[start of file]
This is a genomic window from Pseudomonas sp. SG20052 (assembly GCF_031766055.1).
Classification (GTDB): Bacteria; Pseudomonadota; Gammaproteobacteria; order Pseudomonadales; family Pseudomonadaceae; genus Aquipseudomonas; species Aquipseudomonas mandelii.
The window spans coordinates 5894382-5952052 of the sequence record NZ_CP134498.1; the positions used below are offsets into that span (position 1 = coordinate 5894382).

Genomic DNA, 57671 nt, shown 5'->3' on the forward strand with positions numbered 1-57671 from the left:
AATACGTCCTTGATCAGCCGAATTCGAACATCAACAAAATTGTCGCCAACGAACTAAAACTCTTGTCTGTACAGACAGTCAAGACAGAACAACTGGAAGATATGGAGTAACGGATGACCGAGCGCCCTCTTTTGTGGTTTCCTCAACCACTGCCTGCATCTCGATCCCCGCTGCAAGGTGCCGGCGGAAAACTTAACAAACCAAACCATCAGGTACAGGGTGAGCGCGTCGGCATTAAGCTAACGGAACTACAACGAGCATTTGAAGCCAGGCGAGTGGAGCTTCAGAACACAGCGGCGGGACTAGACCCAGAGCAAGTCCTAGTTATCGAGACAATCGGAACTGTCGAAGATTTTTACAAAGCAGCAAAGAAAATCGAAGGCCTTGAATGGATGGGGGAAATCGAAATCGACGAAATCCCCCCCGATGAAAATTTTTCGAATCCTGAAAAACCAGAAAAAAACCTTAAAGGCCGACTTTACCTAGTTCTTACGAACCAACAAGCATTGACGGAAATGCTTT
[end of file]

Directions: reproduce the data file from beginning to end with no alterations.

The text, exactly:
This is a genomic window from Pseudomonas sp. SG20052 (assembly GCF_031766055.1).
Classification (GTDB): Bacteria; Pseudomonadota; Gammaproteobacteria; order Pseudomonadales; family Pseudomonadaceae; genus Aquipseudomonas; species Aquipseudomonas mandelii.
The window spans coordinates 5894382-5952052 of the sequence record NZ_CP134498.1; the positions used below are offsets into that span (position 1 = coordinate 5894382).

Genomic DNA, 57671 nt, shown 5'->3' on the forward strand with positions numbered 1-57671 from the left:
AATACGTCCTTGATCAGCCGAATTCGAACATCAACAAAATTGTCGCCAACGAACTAAAACTCTTGTCTGTACAGACAGTCAAGACAGAACAACTGGAAGATATGGAGTAACGGATGACCGAGCGCCCTCTTTTGTGGTTTCCTCAACCACTGCCTGCATCTCGATCCCCGCTGCAAGGTGCCGGCGGAAAACTTAACAAACCAAACCATCAGGTACAGGGTGAGCGCGTCGGCATTAAGCTAACGGAACTACAACGAGCATTTGAAGCCAGGCGAGTGGAGCTTCAGAACACAGCGGCGGGACTAGACCCAGAGCAAGTCCTAGTTATCGAGACAATCGGAACTGTCGAAGATTTTTACAAAGCAGCAAAGAAAATCGAAGGCCTTGAATGGATGGGGGAAATCGAAATCGACGAAATCCCCCCCGATGAAAATTTTTCGAATCCTGAAAAACCAGAAAAAAACCTTAAAGGCCGACTTTACCTAGTTCTTACGAACCAACAAGCATTGACGGAAATGCTTT